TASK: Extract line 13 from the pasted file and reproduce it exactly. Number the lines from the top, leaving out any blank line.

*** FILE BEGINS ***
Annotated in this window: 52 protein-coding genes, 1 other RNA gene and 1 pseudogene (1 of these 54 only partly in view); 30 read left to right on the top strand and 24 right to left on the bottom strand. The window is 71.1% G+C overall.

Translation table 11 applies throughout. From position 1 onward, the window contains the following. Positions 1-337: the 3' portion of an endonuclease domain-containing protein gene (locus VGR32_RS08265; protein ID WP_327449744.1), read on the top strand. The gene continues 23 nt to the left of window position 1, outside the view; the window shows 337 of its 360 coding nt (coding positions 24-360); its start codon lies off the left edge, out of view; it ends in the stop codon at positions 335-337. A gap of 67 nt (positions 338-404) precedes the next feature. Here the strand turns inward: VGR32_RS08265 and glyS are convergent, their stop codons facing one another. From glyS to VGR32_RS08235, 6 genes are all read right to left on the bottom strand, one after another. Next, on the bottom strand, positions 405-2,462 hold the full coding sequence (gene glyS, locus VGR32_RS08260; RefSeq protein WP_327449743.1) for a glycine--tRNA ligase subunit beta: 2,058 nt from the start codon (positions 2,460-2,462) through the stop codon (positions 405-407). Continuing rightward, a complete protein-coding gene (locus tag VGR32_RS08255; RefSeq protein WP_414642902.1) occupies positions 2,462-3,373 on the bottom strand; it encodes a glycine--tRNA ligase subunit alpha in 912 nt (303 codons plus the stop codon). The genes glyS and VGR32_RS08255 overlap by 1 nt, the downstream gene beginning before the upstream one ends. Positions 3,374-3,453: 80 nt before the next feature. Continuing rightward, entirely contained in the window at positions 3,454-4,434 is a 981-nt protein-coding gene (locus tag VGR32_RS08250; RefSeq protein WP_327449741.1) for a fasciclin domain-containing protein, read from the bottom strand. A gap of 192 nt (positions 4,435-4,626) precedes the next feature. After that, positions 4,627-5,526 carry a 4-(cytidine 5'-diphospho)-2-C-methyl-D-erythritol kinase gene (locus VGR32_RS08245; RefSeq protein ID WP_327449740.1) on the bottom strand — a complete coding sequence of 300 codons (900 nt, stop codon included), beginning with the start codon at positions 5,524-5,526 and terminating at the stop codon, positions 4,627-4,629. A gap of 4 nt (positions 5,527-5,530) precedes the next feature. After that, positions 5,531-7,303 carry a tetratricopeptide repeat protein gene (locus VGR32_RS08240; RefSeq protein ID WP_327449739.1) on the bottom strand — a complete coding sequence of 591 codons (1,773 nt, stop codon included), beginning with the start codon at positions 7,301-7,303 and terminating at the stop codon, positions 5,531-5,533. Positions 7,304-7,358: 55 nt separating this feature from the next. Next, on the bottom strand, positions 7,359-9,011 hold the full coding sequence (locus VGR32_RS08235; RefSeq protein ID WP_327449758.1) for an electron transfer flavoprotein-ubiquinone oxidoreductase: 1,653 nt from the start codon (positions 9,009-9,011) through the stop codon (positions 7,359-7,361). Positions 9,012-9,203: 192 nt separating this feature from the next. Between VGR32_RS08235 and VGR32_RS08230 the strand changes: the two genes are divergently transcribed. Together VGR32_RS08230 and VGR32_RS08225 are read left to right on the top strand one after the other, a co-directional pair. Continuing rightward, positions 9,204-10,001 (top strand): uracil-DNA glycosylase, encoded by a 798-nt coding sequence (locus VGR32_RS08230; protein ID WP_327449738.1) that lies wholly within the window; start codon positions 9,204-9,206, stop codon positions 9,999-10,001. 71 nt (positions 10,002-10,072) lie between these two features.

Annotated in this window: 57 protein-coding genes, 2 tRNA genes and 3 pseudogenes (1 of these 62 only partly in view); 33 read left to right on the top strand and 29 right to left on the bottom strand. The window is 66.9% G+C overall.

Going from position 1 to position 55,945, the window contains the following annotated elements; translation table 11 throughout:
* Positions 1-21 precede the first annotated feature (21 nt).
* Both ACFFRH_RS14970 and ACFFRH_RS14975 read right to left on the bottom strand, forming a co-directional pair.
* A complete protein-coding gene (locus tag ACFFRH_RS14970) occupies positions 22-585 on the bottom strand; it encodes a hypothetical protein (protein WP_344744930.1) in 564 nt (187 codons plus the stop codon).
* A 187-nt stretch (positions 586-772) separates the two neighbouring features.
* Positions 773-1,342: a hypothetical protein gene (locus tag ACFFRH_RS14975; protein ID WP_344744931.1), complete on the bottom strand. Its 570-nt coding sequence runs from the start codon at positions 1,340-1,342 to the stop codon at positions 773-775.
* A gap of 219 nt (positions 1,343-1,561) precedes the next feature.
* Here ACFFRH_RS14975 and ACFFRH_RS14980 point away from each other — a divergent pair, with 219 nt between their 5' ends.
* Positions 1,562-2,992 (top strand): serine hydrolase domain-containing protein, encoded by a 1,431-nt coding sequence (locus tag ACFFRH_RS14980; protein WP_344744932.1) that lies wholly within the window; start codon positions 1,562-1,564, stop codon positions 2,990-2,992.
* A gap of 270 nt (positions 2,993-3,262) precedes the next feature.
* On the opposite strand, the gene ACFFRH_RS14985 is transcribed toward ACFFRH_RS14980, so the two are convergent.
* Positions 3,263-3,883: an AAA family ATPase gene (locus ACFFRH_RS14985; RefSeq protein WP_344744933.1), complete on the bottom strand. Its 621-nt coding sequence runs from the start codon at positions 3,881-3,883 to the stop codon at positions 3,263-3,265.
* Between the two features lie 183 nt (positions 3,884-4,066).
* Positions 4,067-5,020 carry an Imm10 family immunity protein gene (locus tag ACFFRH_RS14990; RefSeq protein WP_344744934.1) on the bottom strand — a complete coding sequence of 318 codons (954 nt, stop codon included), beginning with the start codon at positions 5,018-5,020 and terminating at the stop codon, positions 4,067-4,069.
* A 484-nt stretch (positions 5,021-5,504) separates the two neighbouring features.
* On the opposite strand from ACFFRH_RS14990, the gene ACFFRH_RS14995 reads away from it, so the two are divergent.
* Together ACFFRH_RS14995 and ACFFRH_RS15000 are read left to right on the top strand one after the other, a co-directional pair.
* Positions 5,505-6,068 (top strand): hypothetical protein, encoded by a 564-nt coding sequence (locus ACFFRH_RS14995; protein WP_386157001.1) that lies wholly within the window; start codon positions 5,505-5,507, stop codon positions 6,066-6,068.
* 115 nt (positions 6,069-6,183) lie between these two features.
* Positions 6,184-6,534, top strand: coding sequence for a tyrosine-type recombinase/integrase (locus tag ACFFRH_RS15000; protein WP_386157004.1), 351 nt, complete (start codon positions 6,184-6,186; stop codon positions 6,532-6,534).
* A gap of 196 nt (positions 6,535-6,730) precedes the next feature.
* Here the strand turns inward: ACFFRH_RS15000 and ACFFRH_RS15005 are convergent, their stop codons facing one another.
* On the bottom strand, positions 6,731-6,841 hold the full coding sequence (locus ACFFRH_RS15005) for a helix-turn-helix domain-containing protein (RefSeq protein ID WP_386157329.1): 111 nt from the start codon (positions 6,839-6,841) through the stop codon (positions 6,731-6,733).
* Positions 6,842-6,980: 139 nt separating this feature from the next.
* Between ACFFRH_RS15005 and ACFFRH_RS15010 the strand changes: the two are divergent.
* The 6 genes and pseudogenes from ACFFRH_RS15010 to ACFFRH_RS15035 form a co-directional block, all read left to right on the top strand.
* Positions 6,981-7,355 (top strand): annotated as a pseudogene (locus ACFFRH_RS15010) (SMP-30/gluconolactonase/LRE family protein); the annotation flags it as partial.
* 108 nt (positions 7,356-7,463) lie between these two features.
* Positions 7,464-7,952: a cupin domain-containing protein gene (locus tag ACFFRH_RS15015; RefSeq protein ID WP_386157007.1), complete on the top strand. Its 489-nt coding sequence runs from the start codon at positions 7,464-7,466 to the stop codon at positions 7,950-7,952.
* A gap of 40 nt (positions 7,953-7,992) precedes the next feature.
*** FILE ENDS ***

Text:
* A gap of 270 nt (positions 2,993-3,262) precedes the next feature.